I am going to keep this short, sweet, and simple: That was a beautiful post.

    Jaelithe August 11, 2006 at 4:34 pm

    This is such a beautiful, beautiful post.

    You will feel better the first time you have a cold or something and you can take WHATEVER medicine you want without even thinking about it– trust me on that one ;)

    I had to be the one to decide to wean or I think my son would never have given up nursing! And I felt guilty it at the time, but after nearly two years, I was so, so done.

    My son is still really not over the weaning, even though it has been months . . . every once in a while he looks up at me and says, plaintively, “Mama milk all gone?” and I feel another stab of guilt (though not regret). I’m glad Wonderbaby is happy with her Daddy Milk ;)

    Christy August 11, 2006 at 5:41 pm

    Such a great post. My oldest weaned at 10 months in much the same way as WonderBaby. My youngest held on until nearly two, slowly weaning herself. Both times, I felt a little sad, a little relieved.

    Heather August 13, 2006 at 12:01 am

    My daughter balked at nursing, so I pumped my milk for 6 months for her. My son, he took to nursing right away. It was so great to have a kid who would nurse. He self-weaned at 13 months. I had mixed feelings about it, but it was what was right for us. He’s still my cuddly bear at 2 years old.

    Dana August 13, 2006 at 5:18 pm

    Call me crazy, but sometimes, I miss nursing my son. And I only made it 4 1/2 months. Isn’t that nuts. Why do I suddenly miss those days? It sure did hurt like hell the first few months!

    Jozet August 13, 2006 at 9:27 pm


    Absolutely beautiful.

    Lady M August 14, 2006 at 3:53 am

    Beautiful. I know those mixed feelings well! I never in a million years thought that I would enjoy nursing or that I would miss it. But I did! And then enjoyed having *me* back. :)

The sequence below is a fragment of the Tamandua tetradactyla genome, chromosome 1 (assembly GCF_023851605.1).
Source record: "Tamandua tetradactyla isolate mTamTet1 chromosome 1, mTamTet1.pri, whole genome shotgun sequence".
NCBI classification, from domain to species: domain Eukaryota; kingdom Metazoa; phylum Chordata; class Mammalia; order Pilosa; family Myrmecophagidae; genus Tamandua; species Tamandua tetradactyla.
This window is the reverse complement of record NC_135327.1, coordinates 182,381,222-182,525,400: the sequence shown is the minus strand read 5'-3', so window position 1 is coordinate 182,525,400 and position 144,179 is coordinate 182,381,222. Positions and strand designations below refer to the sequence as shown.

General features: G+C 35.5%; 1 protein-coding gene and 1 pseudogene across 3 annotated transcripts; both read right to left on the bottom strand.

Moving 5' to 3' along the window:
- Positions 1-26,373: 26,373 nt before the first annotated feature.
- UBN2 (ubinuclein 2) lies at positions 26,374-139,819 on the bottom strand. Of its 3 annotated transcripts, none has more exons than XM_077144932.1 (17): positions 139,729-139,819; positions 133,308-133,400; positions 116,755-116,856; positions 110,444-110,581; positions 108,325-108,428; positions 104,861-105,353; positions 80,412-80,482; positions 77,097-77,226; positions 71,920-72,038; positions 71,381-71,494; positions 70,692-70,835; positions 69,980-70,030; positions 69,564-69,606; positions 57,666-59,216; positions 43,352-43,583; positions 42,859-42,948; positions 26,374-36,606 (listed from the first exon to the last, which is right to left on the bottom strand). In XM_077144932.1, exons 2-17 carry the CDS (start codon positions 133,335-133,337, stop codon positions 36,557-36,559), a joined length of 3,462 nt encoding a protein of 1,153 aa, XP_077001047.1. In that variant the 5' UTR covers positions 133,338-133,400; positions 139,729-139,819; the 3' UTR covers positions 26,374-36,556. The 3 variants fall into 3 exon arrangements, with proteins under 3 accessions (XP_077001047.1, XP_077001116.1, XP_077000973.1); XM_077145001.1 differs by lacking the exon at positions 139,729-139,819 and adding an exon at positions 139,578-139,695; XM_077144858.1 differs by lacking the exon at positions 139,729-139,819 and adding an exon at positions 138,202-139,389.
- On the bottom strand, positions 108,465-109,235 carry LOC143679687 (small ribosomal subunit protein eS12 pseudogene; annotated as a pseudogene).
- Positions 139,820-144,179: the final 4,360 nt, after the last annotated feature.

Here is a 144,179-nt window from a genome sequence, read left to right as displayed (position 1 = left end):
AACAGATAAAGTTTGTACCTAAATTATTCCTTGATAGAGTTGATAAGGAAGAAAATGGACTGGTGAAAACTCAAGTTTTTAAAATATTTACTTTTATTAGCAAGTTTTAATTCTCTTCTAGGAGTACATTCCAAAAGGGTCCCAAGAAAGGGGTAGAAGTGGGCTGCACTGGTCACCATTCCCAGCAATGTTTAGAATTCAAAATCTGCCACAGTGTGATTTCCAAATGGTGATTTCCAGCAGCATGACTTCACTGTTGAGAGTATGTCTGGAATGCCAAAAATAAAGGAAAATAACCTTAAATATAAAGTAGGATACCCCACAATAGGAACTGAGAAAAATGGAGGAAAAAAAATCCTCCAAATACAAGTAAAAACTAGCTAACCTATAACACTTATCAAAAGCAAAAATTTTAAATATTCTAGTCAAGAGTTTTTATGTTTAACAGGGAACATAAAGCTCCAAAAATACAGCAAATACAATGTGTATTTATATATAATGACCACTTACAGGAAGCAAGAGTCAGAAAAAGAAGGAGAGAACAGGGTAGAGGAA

Her Bad Mother August 16, 2006 at 10:09 pm

    You all break my heart, sharing your own experiences. So good to know that I’m not alone in these mixed feelings.

    Simerion July 31, 2007 at 11:54 pm

    I fed my daughter until she was three. It felt fine to her and fine to me. She still talks about it and reminisces about how she liked it. I really thought she would stop sooner..she is so independent and bold in all other ways. I guess it was a private way for her to hold the link between us until she wanted to be a big kid. You write beautifully, and I felt every emotion that you revealed.

    Amanda October 5, 2007 at 8:38 pm

    And what a sweet post it was. It will be interesting to see how number two goes. Congratulations, and great job.

    Anonymous November 22, 2008 at 2:15 am

    I am 5 months pregnant and just found your blog and really enjoy your writing. I came across the pic of your little one in that cute tee that says “mutha sucka” on it and decided I needed it for my own babe when the time comes. So I googles “mutha sucka baby” and this is one of the things that came up


    So if you are “babyclotheshound” suppose it’s no biggy. And it really isn’t a terrible re-use of your pic but I just thought you ought to see it as it seems to apply to this post.

    And hey where did you get that tee?

    Anonymous November 22, 2008 at 2:18 am

    oops – scatch that – commented on the wrong story – too many tabs open

    Surprised Suburban Wife November 26, 2008 at 1:12 am

    I have read this post several times over the past 11.5 months as I went through the stages of breastfeeding. Now that we’re down to 1-2 times per day, the tears that gush forth each time I read your Elegy are really flowing fast and furious. Your writing is wonderful and eloquent and articulate and perfectly captures every feeling I can’t. Thank you.